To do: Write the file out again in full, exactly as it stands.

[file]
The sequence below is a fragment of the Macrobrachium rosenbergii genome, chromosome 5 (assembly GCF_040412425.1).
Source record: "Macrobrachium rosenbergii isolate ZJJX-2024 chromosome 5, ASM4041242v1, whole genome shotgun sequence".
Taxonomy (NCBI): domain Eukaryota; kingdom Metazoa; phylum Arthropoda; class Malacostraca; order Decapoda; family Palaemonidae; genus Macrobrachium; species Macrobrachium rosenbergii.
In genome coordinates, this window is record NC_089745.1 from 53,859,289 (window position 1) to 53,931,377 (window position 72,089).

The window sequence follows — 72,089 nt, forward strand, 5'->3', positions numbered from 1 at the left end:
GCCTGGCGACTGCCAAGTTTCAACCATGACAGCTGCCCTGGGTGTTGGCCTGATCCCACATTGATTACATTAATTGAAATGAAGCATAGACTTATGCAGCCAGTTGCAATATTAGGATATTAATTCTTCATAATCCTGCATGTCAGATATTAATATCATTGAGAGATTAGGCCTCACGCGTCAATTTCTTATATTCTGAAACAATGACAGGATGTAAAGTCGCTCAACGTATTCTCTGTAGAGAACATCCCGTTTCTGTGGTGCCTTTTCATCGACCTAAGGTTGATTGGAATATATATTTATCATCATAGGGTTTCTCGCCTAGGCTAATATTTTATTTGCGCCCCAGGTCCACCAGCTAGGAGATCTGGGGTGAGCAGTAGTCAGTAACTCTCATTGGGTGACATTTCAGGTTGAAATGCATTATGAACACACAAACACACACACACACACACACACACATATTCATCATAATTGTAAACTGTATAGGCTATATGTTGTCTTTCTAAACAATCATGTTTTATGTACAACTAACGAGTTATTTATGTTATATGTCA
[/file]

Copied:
The sequence below is a fragment of the Macrobrachium rosenbergii genome, chromosome 5 (assembly GCF_040412425.1).
Source record: "Macrobrachium rosenbergii isolate ZJJX-2024 chromosome 5, ASM4041242v1, whole genome shotgun sequence".
Taxonomy (NCBI): domain Eukaryota; kingdom Metazoa; phylum Arthropoda; class Malacostraca; order Decapoda; family Palaemonidae; genus Macrobrachium; species Macrobrachium rosenbergii.
In genome coordinates, this window is record NC_089745.1 from 53,859,289 (window position 1) to 53,931,377 (window position 72,089).

The window sequence follows — 72,089 nt, forward strand, 5'->3', positions numbered from 1 at the left end:
GCCTGGCGACTGCCAAGTTTCAACCATGACAGCTGCCCTGGGTGTTGGCCTGATCCCACATTGATTACATTAATTGAAATGAAGCATAGACTTATGCAGCCAGTTGCAATATTAGGATATTAATTCTTCATAATCCTGCATGTCAGATATTAATATCATTGAGAGATTAGGCCTCACGCGTCAATTTCTTATATTCTGAAACAATGACAGGATGTAAAGTCGCTCAACGTATTCTCTGTAGAGAACATCCCGTTTCTGTGGTGCCTTTTCATCGACCTAAGGTTGATTGGAATATATATTTATCATCATAGGGTTTCTCGCCTAGGCTAATATTTTATTTGCGCCCCAGGTCCACCAGCTAGGAGATCTGGGGTGAGCAGTAGTCAGTAACTCTCATTGGGTGACATTTCAGGTTGAAATGCATTATGAACACACAAACACACACACACACACACACACACATATTCATCATAATTGTAAACTGTATAGGCTATATGTTGTCTTTCTAAACAATCATGTTTTATGTACAACTAACGAGTTATTTATGTTATATGTCA